Why was nothing said about being in the lobby before 6/19. Sorry, but as I said, you can't see the driveway from the pool and actually, I don't think you can see the lobby from the pool, so why would they have used the pool as the story.

Also, per O'Reilly, it is not the FBI who has told anyone from MB to keep quiet.
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iquitos
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« Reply #426 on: June 21, 2005, 12:32:04 PM »

Quote from: "Professor"
Here is an observation, that can explain a lot about the handling of this case.

Aruba is a closed society. Residents there don’t need to lock their doors at night, because their neighbors have been neighbors for 3 and 4 generations. To cheat a neighbor, or to steal from a neighbor could result in a tarnish upon a family’s reputation that would be passed on to one’s children, and to one’s children’s children. And so a highly trained police department is not necessary in a closed society. That might explain the lack of expertise in the Aruban police investigation.

But there is also a dark side to such a closed society. Tourists come and go. And, in a closed society, there is a tendency to develop an us-and-them attitude about tourists. Us being the native Arubans, and Them being the American and Venezuelan and Dutch tourists who visit the island. We might expect to see a closing of the ranks, as this case proceeds, and in fact we are already seeing it. Already, there are gushes of sympathy for the poor, beleaguered Paul van der Sloot, and for the “stain upon his family’s reputation.” Already there are gushes of compassion for the poor Joran van der Sloot, following reports that he may have been heard sobbing in his jail cell, or that he might have tried to hang himself. (A cowardly act, if true, that would deny the family of Natalee Holloway any answers into the disappearance of their lovely daughter.)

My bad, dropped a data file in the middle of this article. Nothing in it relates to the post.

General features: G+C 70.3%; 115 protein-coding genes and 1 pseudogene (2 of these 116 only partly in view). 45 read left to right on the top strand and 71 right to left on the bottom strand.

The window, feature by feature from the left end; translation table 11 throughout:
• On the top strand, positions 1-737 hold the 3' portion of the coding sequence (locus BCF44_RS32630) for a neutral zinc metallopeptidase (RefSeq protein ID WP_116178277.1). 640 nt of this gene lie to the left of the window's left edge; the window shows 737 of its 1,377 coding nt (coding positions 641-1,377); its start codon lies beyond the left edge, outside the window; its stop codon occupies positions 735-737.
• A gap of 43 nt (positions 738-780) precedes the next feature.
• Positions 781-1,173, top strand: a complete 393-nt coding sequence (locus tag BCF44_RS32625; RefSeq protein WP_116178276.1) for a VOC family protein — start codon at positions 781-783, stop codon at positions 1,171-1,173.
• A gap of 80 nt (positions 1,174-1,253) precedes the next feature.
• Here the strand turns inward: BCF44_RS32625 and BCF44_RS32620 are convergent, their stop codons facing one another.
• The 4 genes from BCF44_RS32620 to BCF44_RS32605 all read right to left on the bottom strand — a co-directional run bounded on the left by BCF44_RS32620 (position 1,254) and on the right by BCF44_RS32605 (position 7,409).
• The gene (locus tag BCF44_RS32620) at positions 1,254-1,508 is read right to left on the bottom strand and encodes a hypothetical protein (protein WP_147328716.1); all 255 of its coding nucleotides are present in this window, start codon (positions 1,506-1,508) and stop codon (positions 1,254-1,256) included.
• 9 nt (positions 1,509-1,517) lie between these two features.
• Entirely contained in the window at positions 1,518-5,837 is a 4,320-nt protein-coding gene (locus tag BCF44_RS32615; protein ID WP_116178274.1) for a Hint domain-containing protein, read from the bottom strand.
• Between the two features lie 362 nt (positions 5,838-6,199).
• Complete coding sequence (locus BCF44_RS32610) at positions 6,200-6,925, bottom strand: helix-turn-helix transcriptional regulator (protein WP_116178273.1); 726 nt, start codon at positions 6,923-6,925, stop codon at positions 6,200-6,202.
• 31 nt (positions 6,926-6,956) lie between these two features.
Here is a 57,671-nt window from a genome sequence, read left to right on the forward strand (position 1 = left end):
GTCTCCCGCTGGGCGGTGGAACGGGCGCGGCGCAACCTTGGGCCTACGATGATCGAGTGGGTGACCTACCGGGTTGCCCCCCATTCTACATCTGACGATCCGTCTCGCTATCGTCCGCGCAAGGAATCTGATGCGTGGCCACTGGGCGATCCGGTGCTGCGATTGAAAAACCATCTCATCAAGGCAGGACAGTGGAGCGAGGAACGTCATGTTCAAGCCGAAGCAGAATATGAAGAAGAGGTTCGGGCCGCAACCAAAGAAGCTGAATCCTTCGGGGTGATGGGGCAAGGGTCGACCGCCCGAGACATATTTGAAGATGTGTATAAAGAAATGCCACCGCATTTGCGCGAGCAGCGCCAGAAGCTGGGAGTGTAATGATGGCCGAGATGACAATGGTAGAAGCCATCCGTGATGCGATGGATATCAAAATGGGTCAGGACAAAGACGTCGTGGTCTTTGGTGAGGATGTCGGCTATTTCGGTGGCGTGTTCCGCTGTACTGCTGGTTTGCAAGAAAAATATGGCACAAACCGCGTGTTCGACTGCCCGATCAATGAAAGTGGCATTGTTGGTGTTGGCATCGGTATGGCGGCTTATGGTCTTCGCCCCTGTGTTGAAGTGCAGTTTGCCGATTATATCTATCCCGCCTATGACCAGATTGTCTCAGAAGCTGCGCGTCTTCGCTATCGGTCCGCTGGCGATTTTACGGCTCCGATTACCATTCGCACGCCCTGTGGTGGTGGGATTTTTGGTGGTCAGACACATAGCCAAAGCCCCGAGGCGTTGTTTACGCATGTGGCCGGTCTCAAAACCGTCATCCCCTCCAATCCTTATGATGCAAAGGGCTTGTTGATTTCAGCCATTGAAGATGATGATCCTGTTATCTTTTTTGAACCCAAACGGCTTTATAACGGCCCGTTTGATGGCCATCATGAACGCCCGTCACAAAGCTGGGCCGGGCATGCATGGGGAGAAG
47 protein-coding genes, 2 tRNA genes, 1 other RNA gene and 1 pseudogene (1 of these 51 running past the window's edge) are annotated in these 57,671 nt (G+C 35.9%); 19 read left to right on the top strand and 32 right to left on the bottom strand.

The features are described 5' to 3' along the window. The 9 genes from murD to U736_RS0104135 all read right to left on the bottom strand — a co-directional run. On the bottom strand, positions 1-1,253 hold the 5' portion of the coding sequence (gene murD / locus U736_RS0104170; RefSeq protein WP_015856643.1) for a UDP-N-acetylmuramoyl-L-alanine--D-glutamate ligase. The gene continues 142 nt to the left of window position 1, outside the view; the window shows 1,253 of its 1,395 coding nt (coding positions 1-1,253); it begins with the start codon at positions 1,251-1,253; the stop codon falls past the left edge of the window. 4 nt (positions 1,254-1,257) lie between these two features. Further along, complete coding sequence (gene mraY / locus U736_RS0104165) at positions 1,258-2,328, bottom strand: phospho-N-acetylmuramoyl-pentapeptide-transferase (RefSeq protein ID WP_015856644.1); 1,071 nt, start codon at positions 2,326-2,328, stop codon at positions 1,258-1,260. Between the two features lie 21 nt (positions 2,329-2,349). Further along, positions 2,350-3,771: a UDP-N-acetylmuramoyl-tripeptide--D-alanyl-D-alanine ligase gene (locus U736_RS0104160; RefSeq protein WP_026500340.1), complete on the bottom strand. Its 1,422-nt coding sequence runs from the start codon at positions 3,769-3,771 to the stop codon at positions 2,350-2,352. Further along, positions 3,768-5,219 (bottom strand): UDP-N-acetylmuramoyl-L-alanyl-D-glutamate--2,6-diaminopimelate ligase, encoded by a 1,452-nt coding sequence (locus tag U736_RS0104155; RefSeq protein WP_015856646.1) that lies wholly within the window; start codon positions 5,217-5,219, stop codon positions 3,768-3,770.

Of course, there is also professed sympathy for the family of a girl who went missing on the island. But the death or disappearance of a young American tourists is somehow no more important than the “stain upon a family’s honor,” or loss of tourist revenues.

I don’t think that this is unique with Aruba. I think we see the same behavior in the Bahamas, the Virgin Islands, and in other closed societies. In the Virgin Islands, American tourists with no motive and iron-clad alibis were convicted for a crime that had been committed by a native. In Saudi Arabia, American citizens were arrested for a bombing that had been committed by Saudis. And in Aruba two security guards were rounded up, to take the fall for the disappearance of Natalee Holloway. The only exception in this case was that the two security guards were native Arubans. But they obviously didn’t count, since they were not of the middle class.

What is the bottom line? The bottom line is that a tourist in one of these closed societies needs to be aware that he or she does NOT have full standing as a resident, and will never have the undivided sympathy of the residents, in the event something bad happens. So, why not come to Key West, or to Panama City?
 

GREAT POST PROFESSOR.  ONE THING THOUGH, ONE OF THE GUARDS WAS A FOREIGNER TOO.
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Kelly
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« Reply #427 on: June 21, 2005, 12:32:07 PM »

yeah i didnt hear anything about them waiting for her, because dash said that they didnt assume that anything was wrong or what not..even when she didnt show up for check in for plane, they thought she just slept in..it wasnt until they couldnt find her that morning that they went looking for her